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Sandra Day O’connor And Codoleezza Rice

953 words - 4 pages

“Prejudice and bigotry are brought down...by the sheer force of determination of individuals to succeed” stated Condoleezza Rice (“Condoleezza Rice>Quotes” 1). Her statement entirely portrays Sandra Day O’Connor. Despite her rural upbringings and sexist prejudice she faced, she was still able to become the first female Supreme Court Justice. Her major accomplishment resides in her ability to remain impartial and make decisive swing vote decisions in cases, which have immensely influenced the twentieth-century along with today’s twenty-first century society.
Sandra Day O’Connor’s rural upbringing has shaped her identity. She grew up on her family’s cattle ranch, called Lazy B. As a child, ...view middle of the document...

After returning to the United States, she decided to work in the private sector by opening her own law firm, which happened to challenge her in a numerous amount of ways. She had to be adept in handling a wide range of issues, such as cases that dealt with “landlord-tenant[s], domestic[s], small-business[es] and even criminal appointments” (Marie, Joan S 13). Instead of continuing her private practice, she quit to take care of her family. Eventually in 1965, she went back to work in the public sector, serving as the Arizona’s assistant attorney general for four years (Nichols, Blake 4). Later on, she took up state politics and became a county judge of Maricopa County Superior Court (Marie, Joan S 22).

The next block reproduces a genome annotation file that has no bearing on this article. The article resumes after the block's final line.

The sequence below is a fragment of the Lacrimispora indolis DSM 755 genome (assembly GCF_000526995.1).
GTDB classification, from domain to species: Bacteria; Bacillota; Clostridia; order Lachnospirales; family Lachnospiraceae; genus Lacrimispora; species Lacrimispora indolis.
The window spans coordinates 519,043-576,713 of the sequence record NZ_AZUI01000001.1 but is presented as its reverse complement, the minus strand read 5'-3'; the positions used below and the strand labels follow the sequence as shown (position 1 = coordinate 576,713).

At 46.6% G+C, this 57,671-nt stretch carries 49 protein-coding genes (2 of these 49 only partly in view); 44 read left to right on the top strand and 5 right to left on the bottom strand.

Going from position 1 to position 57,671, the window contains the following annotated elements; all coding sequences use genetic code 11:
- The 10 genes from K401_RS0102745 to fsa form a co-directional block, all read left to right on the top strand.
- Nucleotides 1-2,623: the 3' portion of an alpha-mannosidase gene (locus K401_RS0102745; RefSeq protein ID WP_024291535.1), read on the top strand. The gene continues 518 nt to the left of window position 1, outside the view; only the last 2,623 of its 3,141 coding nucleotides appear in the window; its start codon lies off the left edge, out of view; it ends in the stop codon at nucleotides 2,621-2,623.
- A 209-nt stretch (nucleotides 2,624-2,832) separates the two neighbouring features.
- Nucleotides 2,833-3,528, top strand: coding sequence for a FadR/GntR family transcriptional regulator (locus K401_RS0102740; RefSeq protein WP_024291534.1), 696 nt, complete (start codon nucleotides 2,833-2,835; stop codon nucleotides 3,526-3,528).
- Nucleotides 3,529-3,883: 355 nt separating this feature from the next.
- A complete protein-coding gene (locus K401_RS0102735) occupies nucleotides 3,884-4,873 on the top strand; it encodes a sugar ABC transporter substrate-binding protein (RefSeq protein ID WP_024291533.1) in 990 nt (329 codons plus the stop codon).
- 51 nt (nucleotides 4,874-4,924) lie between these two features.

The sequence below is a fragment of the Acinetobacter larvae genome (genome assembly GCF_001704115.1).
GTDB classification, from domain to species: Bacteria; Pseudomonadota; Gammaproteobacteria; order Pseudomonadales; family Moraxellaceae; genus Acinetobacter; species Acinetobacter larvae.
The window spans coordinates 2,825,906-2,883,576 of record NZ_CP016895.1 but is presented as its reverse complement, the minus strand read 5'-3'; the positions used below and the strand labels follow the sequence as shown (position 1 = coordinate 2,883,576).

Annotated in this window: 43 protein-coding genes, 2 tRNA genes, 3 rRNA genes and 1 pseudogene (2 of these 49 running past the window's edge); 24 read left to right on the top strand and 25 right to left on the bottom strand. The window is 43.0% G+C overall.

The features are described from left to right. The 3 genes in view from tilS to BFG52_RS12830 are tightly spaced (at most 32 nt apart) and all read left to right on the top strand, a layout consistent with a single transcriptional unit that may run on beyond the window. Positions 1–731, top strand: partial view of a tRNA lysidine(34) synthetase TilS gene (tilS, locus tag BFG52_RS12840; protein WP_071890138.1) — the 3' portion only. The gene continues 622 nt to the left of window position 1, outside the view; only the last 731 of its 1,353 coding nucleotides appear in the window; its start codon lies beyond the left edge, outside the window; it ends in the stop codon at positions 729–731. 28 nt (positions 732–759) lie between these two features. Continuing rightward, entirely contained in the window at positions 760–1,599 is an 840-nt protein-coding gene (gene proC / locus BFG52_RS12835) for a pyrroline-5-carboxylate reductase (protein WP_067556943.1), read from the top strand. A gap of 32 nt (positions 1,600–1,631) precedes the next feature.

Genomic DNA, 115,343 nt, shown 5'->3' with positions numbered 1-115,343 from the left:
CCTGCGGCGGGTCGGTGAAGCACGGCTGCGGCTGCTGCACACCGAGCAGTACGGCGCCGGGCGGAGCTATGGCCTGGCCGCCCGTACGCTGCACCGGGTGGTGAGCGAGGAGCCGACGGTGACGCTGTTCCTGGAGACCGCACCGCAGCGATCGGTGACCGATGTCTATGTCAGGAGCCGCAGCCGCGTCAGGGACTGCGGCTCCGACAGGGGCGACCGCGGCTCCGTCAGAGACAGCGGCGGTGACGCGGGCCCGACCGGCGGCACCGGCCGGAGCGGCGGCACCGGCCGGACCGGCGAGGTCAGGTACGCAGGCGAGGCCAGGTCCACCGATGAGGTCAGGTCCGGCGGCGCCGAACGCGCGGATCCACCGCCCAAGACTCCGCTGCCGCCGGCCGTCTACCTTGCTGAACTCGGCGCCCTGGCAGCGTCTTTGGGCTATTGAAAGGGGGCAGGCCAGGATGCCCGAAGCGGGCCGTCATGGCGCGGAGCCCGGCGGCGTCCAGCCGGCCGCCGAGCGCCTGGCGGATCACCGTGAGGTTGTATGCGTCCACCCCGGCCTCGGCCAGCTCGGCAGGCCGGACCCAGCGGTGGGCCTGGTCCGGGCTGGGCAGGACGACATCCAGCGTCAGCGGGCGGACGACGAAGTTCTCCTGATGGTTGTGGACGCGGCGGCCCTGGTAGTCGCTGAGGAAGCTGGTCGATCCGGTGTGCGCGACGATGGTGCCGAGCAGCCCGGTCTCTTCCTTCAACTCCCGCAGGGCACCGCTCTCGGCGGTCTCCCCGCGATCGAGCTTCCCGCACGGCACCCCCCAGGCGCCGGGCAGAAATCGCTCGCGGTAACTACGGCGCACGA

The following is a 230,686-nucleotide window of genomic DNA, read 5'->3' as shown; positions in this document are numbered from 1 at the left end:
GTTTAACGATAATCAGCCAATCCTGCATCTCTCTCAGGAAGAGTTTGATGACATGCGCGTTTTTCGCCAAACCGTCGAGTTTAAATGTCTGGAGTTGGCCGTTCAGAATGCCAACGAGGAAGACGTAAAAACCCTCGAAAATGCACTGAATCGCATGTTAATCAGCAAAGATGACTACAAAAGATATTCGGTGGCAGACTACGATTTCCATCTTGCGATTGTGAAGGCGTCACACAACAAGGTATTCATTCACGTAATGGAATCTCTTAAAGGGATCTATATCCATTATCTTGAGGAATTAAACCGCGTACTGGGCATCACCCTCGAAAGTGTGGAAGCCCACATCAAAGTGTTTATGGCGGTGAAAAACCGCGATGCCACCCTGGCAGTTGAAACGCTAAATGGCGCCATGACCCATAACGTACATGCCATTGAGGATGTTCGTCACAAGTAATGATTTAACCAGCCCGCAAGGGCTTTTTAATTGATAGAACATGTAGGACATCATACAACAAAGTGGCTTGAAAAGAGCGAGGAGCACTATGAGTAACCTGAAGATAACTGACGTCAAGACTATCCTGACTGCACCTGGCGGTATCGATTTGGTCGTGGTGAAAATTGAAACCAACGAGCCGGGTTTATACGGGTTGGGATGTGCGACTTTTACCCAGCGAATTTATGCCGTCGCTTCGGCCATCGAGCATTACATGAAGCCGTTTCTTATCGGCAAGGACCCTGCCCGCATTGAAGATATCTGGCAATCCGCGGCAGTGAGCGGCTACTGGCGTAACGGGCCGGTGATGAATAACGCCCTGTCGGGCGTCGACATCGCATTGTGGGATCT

Ronald Reagan took notice of Sandra Day O’Connor’s qualified and reputable status and thereby nominated her for Supreme Court Justice. However, once again she met sexism and opposition. Conservatives thought she would be “overly concerned with” feminist issues, while Democrats thought she would not delve into the subject deep enough (Hayes, Hannah 1). In spite of criticism, she was “unanimously” confirmed by the Supreme Court and was sworn in as the first female Supreme Court Justice on September 25, 1981 ("Sandra Day O'Connor” 9).
Sandra Day O’Connor had a great impact as Supreme Court Justice due to her decisive swing vote reputation ("Sandra Day O'Connor”). Although she had “moderate conservative” ideals, she abided and upheld the law, instead of pandering to politicians (“Sandra Day O’Connor” 8). Her decisions as Supreme Court Justice had an enormous impact on her society then. In 1982, she wrote an “opinion (written statement by the judge)” ruling that it is unconstitutional for state nursing schools to withhold admitting men in the Mississippi University for Women v. Hogan...

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